is fairly put out of the question, by the masterly (1) The Seventy translated from a Samaritan performance of Kopp. As the Septuagint is well estes. So Lud. de Dieu, Selden, Hottinger, Has- known, and universally acknowledged, to be a sencamp, Eichhorn, and others. But this is Version made by the Jews for their own use at altogether improbable. The mortal hatred which Alexandria, there cannot be even a remote proexisted between the Jews and Samaritans in Pales-bability that this Version was made from a copy in tae, at the time when the Version of the Seventy the hands of the Samaritans, whom they abhorred was made, extended in the same manner to the as the perverters of the Jewish religion. Jews and Samaritans in Egypt. Josephus tells us that in the time of the Ptolemies (therefore at
* Antiquities, b. 13, chap. vi.
(2) The Septuagint has been interpolated from the Samaritan and the Septuagint texts, compared the Samaritan codex, or the Samaritan from the with each other and with the Hebrew, can be Septuagint. Not the first; for the Jews certainly critically accounted for. never loved the Samaritans sufficiently well, to IX. But here we are treading on sacred ground. alter their Greek Scriptures from the Samaritan If these suggestions are well founded, then must codex, so as to make them, at the same time, dis- it follow that, in the time of Ezra, and previously crepant from their Hebrew codex. Not the to his time, there existed recensions of the Jewish second; for the Samaritans would have been as Scriptures which differed, in some respects, very averse to amending their own codex from a Jewish- considerably from each other. From this conGreek translation, as the Jews would have been clusion many will spontaneously revolt. All who to translate from the Samaritan codex. Besides, have not made sacred criticism a study, or who, the greatest part of the discrepancies between at least, have not been fully apprised of the chathe Samaritan and the Hebrew are of such a racter of various readings, and the sources in nature as never could have proceeded from any which they have originated, will be agitated with design ; inasmuch as they make no change at all some unnecessary and ill-grounded fears.* But in the sense of the passages where they are found. be this as it may, the position can be rendered Although, then, critics of no less name than Gro- highly probable, and is no more dangerous than tius, Usher, and Ravius, have patronised this many other positions which all enlightened critics opinion, it is too improbable to meet with appro- of the present day admit. bation.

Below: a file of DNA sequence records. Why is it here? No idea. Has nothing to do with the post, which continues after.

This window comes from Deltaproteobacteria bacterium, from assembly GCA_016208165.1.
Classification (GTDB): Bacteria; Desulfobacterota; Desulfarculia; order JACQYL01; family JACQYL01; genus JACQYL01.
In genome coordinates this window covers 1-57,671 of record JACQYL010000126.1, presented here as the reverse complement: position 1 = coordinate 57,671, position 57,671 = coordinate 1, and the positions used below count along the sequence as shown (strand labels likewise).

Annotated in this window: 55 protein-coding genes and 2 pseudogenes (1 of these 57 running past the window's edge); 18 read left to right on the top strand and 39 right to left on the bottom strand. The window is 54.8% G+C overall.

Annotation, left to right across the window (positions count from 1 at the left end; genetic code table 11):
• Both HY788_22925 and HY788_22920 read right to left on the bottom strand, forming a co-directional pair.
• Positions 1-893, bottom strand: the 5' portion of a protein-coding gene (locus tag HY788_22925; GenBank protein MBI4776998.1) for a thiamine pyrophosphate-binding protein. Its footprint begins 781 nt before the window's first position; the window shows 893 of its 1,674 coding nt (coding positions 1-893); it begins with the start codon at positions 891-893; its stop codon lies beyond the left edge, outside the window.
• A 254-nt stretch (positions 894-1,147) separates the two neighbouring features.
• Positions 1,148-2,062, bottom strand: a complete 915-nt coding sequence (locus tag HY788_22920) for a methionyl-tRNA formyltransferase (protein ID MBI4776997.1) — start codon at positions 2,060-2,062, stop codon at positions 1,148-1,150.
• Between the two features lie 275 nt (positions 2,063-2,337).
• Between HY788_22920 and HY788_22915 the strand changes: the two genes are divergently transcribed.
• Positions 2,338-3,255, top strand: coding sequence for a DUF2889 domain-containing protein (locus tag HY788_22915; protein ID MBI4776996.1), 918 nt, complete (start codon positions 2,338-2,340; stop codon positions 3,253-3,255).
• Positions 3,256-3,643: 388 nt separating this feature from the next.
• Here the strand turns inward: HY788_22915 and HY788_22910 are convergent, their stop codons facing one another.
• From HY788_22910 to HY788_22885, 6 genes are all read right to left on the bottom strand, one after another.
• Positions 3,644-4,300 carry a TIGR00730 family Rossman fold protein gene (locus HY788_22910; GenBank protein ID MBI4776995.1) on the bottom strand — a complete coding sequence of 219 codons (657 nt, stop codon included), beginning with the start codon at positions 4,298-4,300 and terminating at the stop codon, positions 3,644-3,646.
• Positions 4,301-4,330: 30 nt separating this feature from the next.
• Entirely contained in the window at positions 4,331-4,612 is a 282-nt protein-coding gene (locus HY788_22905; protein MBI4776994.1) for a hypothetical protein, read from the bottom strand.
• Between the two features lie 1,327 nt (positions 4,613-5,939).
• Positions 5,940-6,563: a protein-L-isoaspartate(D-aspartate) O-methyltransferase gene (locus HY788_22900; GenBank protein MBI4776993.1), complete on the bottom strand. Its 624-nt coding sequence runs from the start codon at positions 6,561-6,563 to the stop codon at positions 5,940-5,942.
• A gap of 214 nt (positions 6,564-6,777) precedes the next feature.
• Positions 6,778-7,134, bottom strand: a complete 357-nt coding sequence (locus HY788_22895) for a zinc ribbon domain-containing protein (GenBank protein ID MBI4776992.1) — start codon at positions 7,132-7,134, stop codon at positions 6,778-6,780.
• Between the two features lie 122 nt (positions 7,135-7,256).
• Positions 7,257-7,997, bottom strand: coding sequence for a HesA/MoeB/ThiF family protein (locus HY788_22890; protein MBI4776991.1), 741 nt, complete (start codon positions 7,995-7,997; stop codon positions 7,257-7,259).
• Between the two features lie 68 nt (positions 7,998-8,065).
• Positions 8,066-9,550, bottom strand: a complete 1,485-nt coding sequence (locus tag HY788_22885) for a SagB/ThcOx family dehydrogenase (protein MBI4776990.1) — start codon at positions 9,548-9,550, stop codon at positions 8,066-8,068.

1. It is probable; because, as it has been (3) Another supposition, in order to account already shown, the actual state of the Samaritan for the agreement of the Septuagint and Sama- and Septuagint codices renders it necessary to ritan, and their departures from the Hebrew text, admit the position. Moreover, the Jews have has been made by Gesenius. This is, that both from the most ancient times uniformly held a the Samaritan and Septuagint flored from a com- tradition, that Ezra with his associates, whom mon recension of the Hebrew Scriptures ; one they style the great Synagogue, restored the law oller, of course, than either, and differing in many and the prophets, that is, renewed and corrected pluces from the recension of the Masoriles, now in the copies of them, which had become erroneous
This is certainly a very ingenious during the captivity. Certainly, there is nothing supposition; and one which we cannot well avoid at all improbable in this tradition. The corrected admitting as quite probable. It will account for copies were the originals, probably, of our present the differences and for the agreements of the Masoretic recension, which has in every age been Septuagint and Samaritan. On the supposition in the keeping and under the inspection of the that two different recensions had long been in most learned Jews. The Samaritan copy, and circulation among the Jews, the one of which was that from which the Septuagint was translated, substantially what the Samaritan now is, with the most probably belonged to the recension in comexception of a few more recent and designed mon use among the Jews, and which, having been alterations of the text, and the other substantially often copied, and by unskilful hands, had come to what our Masoretic codex now is; then the differ in very many places from the corrected Seventy, using the former, would of course accord, recensions of Ezra. in a multitude of cases, with the peculiar readings